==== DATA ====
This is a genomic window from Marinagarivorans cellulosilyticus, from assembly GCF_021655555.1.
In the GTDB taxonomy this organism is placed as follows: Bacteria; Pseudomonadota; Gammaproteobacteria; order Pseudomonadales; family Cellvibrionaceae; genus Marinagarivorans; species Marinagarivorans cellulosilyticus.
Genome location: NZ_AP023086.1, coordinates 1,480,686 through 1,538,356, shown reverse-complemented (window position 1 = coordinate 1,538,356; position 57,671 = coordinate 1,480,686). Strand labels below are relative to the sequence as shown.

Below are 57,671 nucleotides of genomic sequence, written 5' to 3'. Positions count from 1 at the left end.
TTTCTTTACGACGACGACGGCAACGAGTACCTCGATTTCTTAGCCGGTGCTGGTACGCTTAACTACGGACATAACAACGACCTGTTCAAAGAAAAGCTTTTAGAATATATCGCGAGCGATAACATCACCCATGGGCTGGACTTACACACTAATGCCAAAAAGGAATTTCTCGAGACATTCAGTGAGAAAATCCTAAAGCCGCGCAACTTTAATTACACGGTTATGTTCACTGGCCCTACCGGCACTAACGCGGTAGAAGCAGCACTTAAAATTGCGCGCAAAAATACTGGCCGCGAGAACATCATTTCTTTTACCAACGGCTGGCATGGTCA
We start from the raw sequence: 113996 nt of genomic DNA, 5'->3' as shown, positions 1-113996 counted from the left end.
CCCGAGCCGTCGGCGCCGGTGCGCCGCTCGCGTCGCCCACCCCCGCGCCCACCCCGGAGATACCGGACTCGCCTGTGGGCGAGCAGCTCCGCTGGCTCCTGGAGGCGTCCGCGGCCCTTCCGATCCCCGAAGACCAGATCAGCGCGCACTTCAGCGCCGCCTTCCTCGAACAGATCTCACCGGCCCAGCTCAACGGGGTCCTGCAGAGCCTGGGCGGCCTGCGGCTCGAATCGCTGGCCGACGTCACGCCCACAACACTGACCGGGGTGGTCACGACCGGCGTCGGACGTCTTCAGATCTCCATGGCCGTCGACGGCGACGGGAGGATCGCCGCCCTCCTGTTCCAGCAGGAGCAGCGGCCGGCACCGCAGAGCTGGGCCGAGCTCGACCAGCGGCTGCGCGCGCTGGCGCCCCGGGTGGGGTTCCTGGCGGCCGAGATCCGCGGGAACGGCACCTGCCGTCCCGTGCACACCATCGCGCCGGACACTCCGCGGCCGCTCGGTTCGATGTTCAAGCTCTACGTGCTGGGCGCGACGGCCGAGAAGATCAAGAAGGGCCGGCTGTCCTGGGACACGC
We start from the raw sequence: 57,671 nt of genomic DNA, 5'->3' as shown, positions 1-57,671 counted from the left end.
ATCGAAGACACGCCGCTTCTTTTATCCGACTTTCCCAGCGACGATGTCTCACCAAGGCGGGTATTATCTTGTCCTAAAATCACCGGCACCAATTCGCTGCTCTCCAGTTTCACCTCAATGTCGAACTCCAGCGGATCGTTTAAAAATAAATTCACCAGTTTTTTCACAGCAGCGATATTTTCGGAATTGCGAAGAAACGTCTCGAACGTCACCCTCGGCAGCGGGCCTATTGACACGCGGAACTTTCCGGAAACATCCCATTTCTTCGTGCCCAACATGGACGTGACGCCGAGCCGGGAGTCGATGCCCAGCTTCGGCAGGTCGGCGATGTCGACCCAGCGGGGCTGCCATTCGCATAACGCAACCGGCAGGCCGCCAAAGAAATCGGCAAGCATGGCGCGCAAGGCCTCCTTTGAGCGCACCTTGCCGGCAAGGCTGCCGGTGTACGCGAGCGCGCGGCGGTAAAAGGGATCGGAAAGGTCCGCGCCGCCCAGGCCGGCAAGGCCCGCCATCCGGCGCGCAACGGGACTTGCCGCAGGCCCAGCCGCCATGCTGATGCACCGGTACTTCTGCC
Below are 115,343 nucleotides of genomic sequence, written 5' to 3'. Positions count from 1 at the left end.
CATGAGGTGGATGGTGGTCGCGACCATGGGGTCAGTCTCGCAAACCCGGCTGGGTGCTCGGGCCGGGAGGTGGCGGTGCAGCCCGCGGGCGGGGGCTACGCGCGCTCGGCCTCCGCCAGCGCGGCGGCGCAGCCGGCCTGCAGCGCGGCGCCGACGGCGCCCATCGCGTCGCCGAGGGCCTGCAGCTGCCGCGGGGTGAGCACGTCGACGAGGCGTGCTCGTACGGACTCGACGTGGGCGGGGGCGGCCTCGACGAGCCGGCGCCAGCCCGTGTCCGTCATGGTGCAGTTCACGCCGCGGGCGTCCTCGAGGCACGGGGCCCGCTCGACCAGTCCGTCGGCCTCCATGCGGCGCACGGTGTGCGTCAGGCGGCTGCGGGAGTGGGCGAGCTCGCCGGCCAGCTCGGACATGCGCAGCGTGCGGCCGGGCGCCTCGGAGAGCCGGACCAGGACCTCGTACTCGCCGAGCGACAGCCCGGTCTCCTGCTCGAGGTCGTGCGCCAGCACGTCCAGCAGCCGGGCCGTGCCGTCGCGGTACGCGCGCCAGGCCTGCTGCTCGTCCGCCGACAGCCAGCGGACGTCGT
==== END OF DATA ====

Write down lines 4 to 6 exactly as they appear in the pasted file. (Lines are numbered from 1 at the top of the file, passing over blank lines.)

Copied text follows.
Below are 57,671 nucleotides of genomic sequence, written 5' to 3'. Positions count from 1 at the left end.
TTTCTTTACGACGACGACGGCAACGAGTACCTCGATTTCTTAGCCGGTGCTGGTACGCTTAACTACGGACATAACAACGACCTGTTCAAAGAAAAGCTTTTAGAATATATCGCGAGCGATAACATCACCCATGGGCTGGACTTACACACTAATGCCAAAAAGGAATTTCTCGAGACATTCAGTGAGAAAATCCTAAAGCCGCGCAACTTTAATTACACGGTTATGTTCACTGGCCCTACCGGCACTAACGCGGTAGAAGCAGCACTTAAAATTGCGCGCAAAAATACTGGCCGCGAGAACATCATTTCTTTTACCAACGGCTGGCATGGTCA
We start from the raw sequence: 113996 nt of genomic DNA, 5'->3' as shown, positions 1-113996 counted from the left end.